Responsibility for the NHS central register, which contains nearly 150 million patient registration records, transferred from the Office of National Statistics to the Information Centre for health and social care on 1 April, further establishing the Information Centre as England's primary resource for authoritative health and social care information.

Containing 60 years of records dating from when the NHS was established in July 1948, the register is an essential resource. In effect, it is a database of everyone who is, or ever has been, registered with a GP in England or Wales.

Currently, the register's main purpose is to maintain an accurate list of everyone registered with a GP, allowing the timely transfer of medical records and correct payments to doctors.

It does this using an in-house computer system known as CHRIS (central health register inquiry system), which has been in use since 1991. Around 9 million changes are made to the database each year, reflecting births, marriages, deaths, patient movements and name changes.

Untapped potential

Not only does the acquisition of the register increase the Information Centre's portfolio of health and social care information, it also offers the possibility of developing an even more complete picture of patient care.

The register is already used for a variety of medical and demographic research projects, such as recording all incidences of cancer and generating population migration data. But it may be possible to extend this function further.

The Information Centre's initial plan is to maintain the current service to the same high standard, using the valued skills of the 151 staff who have transferred to the Information Centre along with the register.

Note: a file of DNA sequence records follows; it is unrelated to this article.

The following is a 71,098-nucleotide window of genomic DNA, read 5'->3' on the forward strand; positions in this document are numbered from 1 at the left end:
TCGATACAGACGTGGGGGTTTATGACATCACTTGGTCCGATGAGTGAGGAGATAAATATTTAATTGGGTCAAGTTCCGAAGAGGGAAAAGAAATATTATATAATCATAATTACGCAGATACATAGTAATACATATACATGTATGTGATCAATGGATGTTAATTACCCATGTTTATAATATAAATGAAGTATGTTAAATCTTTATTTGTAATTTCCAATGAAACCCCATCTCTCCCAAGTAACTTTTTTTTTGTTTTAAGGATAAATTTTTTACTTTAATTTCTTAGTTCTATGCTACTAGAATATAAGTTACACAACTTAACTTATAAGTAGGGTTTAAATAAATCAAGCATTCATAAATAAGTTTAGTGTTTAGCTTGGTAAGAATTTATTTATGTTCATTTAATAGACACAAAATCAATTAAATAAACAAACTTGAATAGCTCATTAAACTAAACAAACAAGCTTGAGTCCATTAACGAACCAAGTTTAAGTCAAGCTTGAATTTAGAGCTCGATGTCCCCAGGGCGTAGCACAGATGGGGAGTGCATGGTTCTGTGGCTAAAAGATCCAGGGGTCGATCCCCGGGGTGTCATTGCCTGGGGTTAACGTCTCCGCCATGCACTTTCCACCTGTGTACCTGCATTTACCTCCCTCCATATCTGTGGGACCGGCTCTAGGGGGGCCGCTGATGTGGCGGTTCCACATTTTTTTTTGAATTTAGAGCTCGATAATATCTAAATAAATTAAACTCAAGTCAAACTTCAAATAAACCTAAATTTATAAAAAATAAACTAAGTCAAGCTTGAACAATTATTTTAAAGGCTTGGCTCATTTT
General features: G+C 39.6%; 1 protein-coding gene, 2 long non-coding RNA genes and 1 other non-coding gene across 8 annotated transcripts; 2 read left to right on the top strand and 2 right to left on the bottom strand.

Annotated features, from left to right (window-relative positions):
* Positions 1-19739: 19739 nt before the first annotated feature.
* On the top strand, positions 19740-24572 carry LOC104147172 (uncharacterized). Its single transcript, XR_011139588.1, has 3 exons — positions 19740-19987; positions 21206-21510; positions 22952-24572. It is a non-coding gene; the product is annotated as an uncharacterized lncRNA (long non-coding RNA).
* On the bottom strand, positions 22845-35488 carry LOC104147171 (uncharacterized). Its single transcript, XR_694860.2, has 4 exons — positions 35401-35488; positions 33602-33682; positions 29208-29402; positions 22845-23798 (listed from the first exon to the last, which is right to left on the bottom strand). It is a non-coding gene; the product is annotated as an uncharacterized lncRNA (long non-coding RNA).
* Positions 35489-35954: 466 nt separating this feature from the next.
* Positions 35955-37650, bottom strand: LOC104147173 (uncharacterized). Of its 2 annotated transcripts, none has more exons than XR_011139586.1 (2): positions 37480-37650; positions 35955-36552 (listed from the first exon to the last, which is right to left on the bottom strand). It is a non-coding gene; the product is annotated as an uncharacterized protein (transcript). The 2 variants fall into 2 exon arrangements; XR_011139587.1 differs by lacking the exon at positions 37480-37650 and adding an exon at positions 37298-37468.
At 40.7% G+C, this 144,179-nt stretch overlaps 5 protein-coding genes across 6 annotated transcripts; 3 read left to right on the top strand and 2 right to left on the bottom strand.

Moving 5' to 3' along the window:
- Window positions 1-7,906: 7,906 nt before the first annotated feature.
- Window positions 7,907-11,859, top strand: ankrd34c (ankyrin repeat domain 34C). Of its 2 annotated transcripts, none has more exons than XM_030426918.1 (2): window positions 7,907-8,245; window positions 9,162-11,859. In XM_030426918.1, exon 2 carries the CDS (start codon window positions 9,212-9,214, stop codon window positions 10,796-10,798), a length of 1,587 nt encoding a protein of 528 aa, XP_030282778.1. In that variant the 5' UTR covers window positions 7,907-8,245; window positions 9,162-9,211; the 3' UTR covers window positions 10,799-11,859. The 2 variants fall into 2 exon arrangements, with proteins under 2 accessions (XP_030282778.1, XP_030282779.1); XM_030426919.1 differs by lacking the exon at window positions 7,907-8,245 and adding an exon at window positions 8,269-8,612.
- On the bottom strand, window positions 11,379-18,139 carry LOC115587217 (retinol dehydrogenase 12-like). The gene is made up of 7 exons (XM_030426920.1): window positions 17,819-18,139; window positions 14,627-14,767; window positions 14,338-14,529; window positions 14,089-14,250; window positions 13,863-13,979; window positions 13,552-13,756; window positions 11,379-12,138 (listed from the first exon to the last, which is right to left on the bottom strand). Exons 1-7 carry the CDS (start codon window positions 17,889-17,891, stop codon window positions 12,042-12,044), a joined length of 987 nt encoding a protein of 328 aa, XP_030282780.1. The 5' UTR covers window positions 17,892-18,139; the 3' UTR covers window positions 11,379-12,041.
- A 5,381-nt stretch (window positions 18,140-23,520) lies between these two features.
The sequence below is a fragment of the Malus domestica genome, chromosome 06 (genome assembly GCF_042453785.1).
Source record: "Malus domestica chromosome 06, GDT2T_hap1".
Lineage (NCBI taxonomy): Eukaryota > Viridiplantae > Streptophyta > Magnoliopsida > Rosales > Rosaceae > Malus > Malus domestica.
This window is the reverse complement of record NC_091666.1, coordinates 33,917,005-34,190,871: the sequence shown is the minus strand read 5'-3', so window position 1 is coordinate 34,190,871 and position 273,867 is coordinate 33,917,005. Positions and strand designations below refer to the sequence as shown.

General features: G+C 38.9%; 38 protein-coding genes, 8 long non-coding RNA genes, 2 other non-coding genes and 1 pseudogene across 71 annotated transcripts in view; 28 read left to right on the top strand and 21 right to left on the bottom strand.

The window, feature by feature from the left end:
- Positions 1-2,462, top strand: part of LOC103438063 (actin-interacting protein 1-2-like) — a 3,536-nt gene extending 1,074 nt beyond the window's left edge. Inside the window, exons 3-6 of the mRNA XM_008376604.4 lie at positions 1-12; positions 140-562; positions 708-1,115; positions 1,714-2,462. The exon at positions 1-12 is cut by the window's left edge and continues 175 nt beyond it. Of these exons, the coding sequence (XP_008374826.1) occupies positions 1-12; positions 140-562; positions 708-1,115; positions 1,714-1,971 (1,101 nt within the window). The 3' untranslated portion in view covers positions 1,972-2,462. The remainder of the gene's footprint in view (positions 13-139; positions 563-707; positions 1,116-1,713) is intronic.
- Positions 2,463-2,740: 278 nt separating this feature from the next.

Frontline benefits

Although maintaining the system is our priority, in the future we might look at how to further harness the data generated by the register. As no-one is ever removed from the register, it now holds around 145 million records manually and 75 million electronically. It is thought to be the largest person database in the country.

It may be feasible to link information from this vast resource with other Information Centre data, producing a more in-depth picture of patient care and outcomes. Ultimately, the purpose of further developing the system would be to provide frontline staff with more meaningful, timely information than ever before.

We are just beginning to consider such developments. However, I believe the initial and most important step - making the register part of the healthcare family - has already been taken.